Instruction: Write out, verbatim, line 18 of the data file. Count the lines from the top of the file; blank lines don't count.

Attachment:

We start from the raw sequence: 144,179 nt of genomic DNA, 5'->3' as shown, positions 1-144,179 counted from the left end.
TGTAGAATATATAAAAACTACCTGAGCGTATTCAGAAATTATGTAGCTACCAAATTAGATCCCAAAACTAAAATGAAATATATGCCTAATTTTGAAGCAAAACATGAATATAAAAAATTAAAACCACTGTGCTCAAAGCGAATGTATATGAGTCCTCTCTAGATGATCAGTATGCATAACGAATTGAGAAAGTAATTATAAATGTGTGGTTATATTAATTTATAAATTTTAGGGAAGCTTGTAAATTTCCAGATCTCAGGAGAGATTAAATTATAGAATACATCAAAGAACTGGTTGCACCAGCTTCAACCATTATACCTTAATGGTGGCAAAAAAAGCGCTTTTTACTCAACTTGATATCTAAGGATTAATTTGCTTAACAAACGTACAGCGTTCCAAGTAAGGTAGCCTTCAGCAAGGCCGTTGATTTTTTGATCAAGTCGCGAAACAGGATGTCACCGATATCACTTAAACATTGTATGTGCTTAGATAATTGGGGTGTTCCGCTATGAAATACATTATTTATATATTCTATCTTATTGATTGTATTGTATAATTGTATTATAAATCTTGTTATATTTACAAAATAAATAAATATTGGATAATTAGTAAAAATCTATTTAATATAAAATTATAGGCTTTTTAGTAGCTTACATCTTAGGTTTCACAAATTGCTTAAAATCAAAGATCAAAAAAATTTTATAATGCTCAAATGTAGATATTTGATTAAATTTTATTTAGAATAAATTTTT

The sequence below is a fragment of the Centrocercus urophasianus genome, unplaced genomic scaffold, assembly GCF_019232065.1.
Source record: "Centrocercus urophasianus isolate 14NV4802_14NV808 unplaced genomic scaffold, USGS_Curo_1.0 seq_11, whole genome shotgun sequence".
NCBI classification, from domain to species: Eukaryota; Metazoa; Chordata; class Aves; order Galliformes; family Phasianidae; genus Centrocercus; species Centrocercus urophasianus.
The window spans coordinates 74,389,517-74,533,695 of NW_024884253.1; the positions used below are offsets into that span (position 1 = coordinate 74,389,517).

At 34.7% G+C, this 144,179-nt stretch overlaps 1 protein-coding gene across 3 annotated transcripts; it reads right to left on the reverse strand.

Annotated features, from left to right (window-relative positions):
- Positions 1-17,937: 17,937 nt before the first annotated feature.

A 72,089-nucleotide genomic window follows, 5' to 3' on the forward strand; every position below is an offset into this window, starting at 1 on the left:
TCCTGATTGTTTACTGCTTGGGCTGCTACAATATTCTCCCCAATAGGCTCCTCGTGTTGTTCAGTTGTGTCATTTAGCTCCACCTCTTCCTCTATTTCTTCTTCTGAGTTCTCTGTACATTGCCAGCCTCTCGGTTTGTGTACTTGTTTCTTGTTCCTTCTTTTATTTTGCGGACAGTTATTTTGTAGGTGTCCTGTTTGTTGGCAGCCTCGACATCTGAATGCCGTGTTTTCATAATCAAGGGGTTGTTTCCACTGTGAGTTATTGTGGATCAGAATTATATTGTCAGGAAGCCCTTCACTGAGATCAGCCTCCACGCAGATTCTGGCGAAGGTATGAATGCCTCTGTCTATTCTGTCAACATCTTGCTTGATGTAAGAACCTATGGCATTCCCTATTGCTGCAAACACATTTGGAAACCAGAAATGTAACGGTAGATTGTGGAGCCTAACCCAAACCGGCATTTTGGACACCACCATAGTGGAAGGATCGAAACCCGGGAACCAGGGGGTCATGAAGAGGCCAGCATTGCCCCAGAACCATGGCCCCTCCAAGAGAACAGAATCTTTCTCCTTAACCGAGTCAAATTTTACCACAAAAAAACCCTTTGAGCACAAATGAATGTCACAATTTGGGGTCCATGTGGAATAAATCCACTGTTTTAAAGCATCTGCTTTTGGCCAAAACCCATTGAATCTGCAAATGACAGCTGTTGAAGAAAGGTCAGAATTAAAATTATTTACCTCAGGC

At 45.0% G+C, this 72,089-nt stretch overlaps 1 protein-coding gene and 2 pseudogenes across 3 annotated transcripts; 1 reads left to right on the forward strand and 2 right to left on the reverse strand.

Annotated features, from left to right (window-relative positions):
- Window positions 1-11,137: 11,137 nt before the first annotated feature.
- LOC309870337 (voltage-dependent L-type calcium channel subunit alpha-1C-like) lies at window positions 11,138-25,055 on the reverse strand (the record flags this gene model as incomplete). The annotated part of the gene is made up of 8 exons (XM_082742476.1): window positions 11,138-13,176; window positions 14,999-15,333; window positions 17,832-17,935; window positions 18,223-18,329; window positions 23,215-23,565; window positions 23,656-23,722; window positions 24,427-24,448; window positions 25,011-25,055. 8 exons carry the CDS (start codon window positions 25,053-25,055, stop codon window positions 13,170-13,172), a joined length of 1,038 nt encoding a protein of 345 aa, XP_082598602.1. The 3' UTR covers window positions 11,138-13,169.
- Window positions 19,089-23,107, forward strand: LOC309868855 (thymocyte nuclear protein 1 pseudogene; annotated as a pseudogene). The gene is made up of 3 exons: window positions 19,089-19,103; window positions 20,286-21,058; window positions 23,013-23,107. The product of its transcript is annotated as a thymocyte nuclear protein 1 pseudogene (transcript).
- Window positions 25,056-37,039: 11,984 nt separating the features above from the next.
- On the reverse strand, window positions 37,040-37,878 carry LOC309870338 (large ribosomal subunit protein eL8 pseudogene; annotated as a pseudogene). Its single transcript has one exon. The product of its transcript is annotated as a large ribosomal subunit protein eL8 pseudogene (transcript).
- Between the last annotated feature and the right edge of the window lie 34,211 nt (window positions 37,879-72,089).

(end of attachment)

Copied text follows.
- On the reverse strand, window positions 37,040-37,878 carry LOC309870338 (large ribosomal subunit protein eL8 pseudogene; annotated as a pseudogene). Its single transcript has one exon. The product of its transcript is annotated as a large ribosomal subunit protein eL8 pseudogene (transcript).